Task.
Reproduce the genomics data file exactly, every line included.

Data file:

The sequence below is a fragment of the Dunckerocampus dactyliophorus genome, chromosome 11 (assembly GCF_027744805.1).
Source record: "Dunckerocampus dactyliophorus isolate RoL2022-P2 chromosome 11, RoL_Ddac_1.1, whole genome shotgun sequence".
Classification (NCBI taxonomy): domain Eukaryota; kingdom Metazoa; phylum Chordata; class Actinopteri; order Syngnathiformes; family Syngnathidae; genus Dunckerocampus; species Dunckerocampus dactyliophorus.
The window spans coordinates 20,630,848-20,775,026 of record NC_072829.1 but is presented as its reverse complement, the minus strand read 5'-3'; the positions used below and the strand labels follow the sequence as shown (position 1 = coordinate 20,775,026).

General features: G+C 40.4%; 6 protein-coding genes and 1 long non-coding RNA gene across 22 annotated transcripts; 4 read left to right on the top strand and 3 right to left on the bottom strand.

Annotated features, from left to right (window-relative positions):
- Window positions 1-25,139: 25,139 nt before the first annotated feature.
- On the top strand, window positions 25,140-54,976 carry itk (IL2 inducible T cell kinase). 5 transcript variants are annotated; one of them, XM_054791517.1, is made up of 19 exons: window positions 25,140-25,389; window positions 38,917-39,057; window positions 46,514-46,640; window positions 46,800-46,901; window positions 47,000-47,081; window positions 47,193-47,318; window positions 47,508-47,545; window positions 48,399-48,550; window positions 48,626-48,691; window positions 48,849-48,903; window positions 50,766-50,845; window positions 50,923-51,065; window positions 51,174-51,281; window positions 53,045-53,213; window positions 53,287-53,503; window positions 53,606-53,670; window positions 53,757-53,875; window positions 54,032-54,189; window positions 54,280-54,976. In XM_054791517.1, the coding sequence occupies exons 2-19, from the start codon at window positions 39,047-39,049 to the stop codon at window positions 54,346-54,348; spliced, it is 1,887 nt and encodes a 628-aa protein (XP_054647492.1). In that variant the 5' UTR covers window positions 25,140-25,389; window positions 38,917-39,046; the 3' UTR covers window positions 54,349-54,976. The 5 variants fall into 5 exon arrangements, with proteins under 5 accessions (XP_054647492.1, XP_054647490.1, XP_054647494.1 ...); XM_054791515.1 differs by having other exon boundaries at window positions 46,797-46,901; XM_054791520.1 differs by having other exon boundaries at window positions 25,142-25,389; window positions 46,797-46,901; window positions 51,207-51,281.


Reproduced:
The sequence below is a fragment of the Dunckerocampus dactyliophorus genome, chromosome 11 (assembly GCF_027744805.1).
Source record: "Dunckerocampus dactyliophorus isolate RoL2022-P2 chromosome 11, RoL_Ddac_1.1, whole genome shotgun sequence".
Classification (NCBI taxonomy): domain Eukaryota; kingdom Metazoa; phylum Chordata; class Actinopteri; order Syngnathiformes; family Syngnathidae; genus Dunckerocampus; species Dunckerocampus dactyliophorus.
The window spans coordinates 20,630,848-20,775,026 of record NC_072829.1 but is presented as its reverse complement, the minus strand read 5'-3'; the positions used below and the strand labels follow the sequence as shown (position 1 = coordinate 20,775,026).

General features: G+C 40.4%; 6 protein-coding genes and 1 long non-coding RNA gene across 22 annotated transcripts; 4 read left to right on the top strand and 3 right to left on the bottom strand.

Annotated features, from left to right (window-relative positions):
- Window positions 1-25,139: 25,139 nt before the first annotated feature.
- On the top strand, window positions 25,140-54,976 carry itk (IL2 inducible T cell kinase). 5 transcript variants are annotated; one of them, XM_054791517.1, is made up of 19 exons: window positions 25,140-25,389; window positions 38,917-39,057; window positions 46,514-46,640; window positions 46,800-46,901; window positions 47,000-47,081; window positions 47,193-47,318; window positions 47,508-47,545; window positions 48,399-48,550; window positions 48,626-48,691; window positions 48,849-48,903; window positions 50,766-50,845; window positions 50,923-51,065; window positions 51,174-51,281; window positions 53,045-53,213; window positions 53,287-53,503; window positions 53,606-53,670; window positions 53,757-53,875; window positions 54,032-54,189; window positions 54,280-54,976. In XM_054791517.1, the coding sequence occupies exons 2-19, from the start codon at window positions 39,047-39,049 to the stop codon at window positions 54,346-54,348; spliced, it is 1,887 nt and encodes a 628-aa protein (XP_054647492.1). In that variant the 5' UTR covers window positions 25,140-25,389; window positions 38,917-39,046; the 3' UTR covers window positions 54,349-54,976. The 5 variants fall into 5 exon arrangements, with proteins under 5 accessions (XP_054647492.1, XP_054647490.1, XP_054647494.1 ...); XM_054791515.1 differs by having other exon boundaries at window positions 46,797-46,901; XM_054791520.1 differs by having other exon boundaries at window positions 25,142-25,389; window positions 46,797-46,901; window positions 51,207-51,281.